The phrase “Culture eats strategy for breakfast” is such a common expression nowadays it’s almost an annoying cliché, but in Digital Transformation it’s more relevant than ever.
When you join a new organisation there’s a lot to learn: policies to get familiar with, who’s who, ways of working and what’s expected of you. These are rarely learned through sitting down and wading through documents and reading page after page of corporate speak, it’s learned by engaging with the people around you and learning from them.
Office culture is incredibly powerful, it’s the proverbial ether that permeates the office. Nothing speaks louder than your culture, it’s what welcomes people in, makes them feel at home, engages their spirit, guides them in their work and sets the tone for what’s expected with them. It lives within the hearts of the employees and reverberates in the way they work; culture is the very identity and DNA of an organisation. People stay for culture, it’s what bonds the workforce together into a cohesive unit. If the departments are the cogs of the machine, then culture is the grease that keeps things moving.
No clearer is that true than in Digital Transformation, even the best laid plans and strategies will come to no avail if you do not work with the workforce to integrate these new ways of working into the culture. This is no mean feat and should not simply be expected, it must be worked at, nurtured and cared for.
Culture is the glue that either keeps us doing things well or keeps us doing things poorly.Professor Ethan Bernstein, Harvard Business School
What does a digital culture even look like?
Specifying precisely what a digital culture looks like is not a simple thing we can do but the clever people at Capgemini have put forward critical attributes that organisations should push for to transform the culture into a catalyst for Digital Transformation.
A digital culture can be defined by 7 factors:
- Digital-First Mindset – Encourage staff to always look for a digital solution first when developing a new solution/process, rather than creating processes and solutions with a historical mindset working with the same tools they’ve always used.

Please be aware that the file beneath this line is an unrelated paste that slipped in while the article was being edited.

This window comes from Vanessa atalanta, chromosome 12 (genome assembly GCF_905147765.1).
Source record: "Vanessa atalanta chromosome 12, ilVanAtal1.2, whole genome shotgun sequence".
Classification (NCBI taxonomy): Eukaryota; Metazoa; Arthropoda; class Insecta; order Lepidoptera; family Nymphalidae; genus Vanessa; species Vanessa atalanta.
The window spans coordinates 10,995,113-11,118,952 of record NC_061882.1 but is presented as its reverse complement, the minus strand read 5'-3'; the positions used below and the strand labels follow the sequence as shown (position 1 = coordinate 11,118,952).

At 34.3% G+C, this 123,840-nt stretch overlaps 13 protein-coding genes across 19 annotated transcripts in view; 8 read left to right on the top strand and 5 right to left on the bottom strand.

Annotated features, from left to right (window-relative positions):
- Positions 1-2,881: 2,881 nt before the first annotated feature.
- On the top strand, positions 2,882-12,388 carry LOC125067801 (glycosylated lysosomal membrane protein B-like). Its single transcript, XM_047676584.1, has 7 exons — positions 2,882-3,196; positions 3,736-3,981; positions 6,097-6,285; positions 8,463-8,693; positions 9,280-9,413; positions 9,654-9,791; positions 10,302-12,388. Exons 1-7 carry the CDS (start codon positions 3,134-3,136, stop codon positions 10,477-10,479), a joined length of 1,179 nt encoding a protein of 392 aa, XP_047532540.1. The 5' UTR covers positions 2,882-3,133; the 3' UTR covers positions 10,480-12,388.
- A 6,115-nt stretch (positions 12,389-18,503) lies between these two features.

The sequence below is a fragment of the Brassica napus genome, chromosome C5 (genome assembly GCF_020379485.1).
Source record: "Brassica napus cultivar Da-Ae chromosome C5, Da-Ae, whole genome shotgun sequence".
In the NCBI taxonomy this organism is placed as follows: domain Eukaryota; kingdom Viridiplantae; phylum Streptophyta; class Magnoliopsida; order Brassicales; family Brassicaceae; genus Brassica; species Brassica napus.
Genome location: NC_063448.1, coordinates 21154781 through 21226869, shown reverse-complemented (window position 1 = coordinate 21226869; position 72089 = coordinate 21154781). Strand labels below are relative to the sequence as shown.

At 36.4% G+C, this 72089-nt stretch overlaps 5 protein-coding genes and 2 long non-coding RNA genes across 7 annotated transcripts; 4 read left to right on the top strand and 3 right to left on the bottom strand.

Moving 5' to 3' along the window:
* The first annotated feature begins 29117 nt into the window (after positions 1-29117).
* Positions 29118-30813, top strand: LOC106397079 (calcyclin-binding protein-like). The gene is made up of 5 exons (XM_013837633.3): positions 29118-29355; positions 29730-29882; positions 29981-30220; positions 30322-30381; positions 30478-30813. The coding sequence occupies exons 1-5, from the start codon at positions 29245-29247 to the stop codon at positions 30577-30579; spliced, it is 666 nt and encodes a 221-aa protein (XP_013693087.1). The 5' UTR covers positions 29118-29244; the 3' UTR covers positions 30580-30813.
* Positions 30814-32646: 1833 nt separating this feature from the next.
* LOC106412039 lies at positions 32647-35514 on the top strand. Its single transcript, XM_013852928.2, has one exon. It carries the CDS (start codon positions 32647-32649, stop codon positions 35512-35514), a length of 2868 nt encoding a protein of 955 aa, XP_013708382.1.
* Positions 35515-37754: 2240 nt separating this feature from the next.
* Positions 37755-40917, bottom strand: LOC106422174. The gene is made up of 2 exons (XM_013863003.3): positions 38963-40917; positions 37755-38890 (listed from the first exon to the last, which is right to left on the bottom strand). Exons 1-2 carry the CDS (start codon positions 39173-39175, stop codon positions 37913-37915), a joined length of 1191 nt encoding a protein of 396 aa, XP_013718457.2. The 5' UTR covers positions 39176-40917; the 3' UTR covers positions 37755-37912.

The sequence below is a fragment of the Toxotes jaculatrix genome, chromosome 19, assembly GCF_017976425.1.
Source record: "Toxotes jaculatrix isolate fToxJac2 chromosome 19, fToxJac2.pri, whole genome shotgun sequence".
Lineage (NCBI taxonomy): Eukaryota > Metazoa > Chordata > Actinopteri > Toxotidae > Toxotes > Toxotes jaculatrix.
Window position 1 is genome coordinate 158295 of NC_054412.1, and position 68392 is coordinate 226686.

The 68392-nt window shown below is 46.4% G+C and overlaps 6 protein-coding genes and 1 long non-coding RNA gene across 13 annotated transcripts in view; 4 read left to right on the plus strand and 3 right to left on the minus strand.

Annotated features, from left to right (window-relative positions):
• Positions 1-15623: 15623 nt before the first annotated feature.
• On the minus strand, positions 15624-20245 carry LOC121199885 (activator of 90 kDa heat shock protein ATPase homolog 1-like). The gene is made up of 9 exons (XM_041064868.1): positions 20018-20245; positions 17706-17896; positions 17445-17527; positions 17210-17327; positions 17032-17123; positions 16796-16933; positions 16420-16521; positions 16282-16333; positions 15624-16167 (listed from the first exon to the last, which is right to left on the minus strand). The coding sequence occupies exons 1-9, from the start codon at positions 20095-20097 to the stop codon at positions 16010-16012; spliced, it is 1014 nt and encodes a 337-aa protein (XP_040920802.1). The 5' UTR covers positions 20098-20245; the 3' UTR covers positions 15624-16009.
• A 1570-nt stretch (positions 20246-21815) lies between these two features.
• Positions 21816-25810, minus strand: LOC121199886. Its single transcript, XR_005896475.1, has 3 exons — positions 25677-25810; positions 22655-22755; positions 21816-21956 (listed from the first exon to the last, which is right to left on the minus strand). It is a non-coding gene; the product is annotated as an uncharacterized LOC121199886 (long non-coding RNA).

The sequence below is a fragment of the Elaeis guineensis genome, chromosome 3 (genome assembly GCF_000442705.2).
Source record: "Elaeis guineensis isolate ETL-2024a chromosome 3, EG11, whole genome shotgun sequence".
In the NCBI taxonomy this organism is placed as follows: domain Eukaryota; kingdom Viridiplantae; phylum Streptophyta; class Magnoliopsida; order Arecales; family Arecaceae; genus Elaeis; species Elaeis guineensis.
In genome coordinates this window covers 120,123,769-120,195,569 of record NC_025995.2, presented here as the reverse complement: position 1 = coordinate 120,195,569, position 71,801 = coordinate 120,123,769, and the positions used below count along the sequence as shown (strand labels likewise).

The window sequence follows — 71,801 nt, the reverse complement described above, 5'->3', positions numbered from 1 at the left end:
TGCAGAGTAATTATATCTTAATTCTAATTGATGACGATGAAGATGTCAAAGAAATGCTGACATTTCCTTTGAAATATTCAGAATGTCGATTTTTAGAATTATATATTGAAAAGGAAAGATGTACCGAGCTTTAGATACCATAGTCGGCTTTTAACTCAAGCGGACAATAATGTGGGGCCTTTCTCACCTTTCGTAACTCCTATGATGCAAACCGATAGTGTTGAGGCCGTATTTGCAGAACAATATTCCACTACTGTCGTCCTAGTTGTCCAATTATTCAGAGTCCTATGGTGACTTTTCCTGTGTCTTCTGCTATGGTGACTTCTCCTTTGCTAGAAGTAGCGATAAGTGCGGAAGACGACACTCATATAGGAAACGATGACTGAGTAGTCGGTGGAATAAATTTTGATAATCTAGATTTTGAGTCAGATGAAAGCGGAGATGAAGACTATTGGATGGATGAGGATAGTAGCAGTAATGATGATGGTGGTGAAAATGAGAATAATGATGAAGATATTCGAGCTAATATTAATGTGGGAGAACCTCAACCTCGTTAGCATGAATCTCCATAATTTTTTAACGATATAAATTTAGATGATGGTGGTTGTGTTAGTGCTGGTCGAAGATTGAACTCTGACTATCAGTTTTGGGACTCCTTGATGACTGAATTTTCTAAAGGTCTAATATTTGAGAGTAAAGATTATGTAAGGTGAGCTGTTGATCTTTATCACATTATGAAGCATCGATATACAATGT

- Customer Centricity – Focus all your efforts to answer the question “How does what I do make the experience better for my customers?”, this technique is crucial to prioritising the work and truly adding value. Bear in mind that your “customer” is not always the same, for IT it might be staff, for HR it might be new recruits.
- Collaborative working – Foster collaboration between colleagues to break down silos and encourage the fluid sharing of data. Bringing a diverse group of people into a project will always create a better, more rounded product.
- Open culture – You must be open to working with external partners – build connections with third-party venders, start-ups or customers.
- Data-based decision making – The answer is in the numbers – use data and analytics to guide your business decision and be sure to build data capture into all your products to create a cohesive cycle.
- Agility and Flexibility – Your organisation needs to be able to adapt to changing demands and technologies and make decisions with speed and fluidity.
- Innovation – Encourage behaviours that support risk taking, disruptive thinking, and the exploration of new ideas.
So, how do you go about implementing a digital culture?
It’s not easy and it’s going to take a while, that’s the first thing to accept. Culture does not change overnight, and you must adapt your strategies constantly. You may find that what worked one week does not work the next so you yourself must be flexible in your approaches.
Around your organisations you will have people who are Change Makers, these can be people who have been around since the dark ages or they can be newbies that simply personify the culture; at World Vision UK we say they bleed orange. It is these people that must be engaged with to mould the culture into one that’s conducive to Digital Transformation.
It takes a lot to change a culture, but these are my best recommendations:
- Set a clear vision: know what the end state
looks like and strive for this glorious end.
- Lead by example: create a group of people that
embody the digital culture and lead the rest of the workforce in best
practices, with proof that the new ways of working, well… work!
- The Change Makers: include your change makers in
this group, and don’t underestimate their worth.
- Pincer movement: culture change happens at the highest
level and at the grass roots so it’s imperative you work top-down and
bottom-up, the gulf between leadership plans and staff’s working practices must
be bridged and the gap must be closed.
- Invest in digital skills: this training
challenge will be covered in more detail in another post but upskilling your
staff is as vital as onboarding new talent.
- KPIs: Design new digital KPIs that focus more on
behaviours rather than successes and failures.
I’d encourage networking with the organisations around you, everyone is currently tackling these issues and there’s no shame in stealing initiatives that have worked elsewhere. However, knowing your organisation is critical, every organisation is different and the initiatives you choose to adopt must work for your organisation.
Having a strategy is important, it’s what sets your vision and guides your plans yet at the end of it all culture will win out. Strategy is the Weetabix of corporate life: incredibly good for you, and exceedingly popular… But also, rather dull and will be eaten for breakfast.
If you’d like to get in contact or leave feedback please feel free to use the comments section below or you can email me.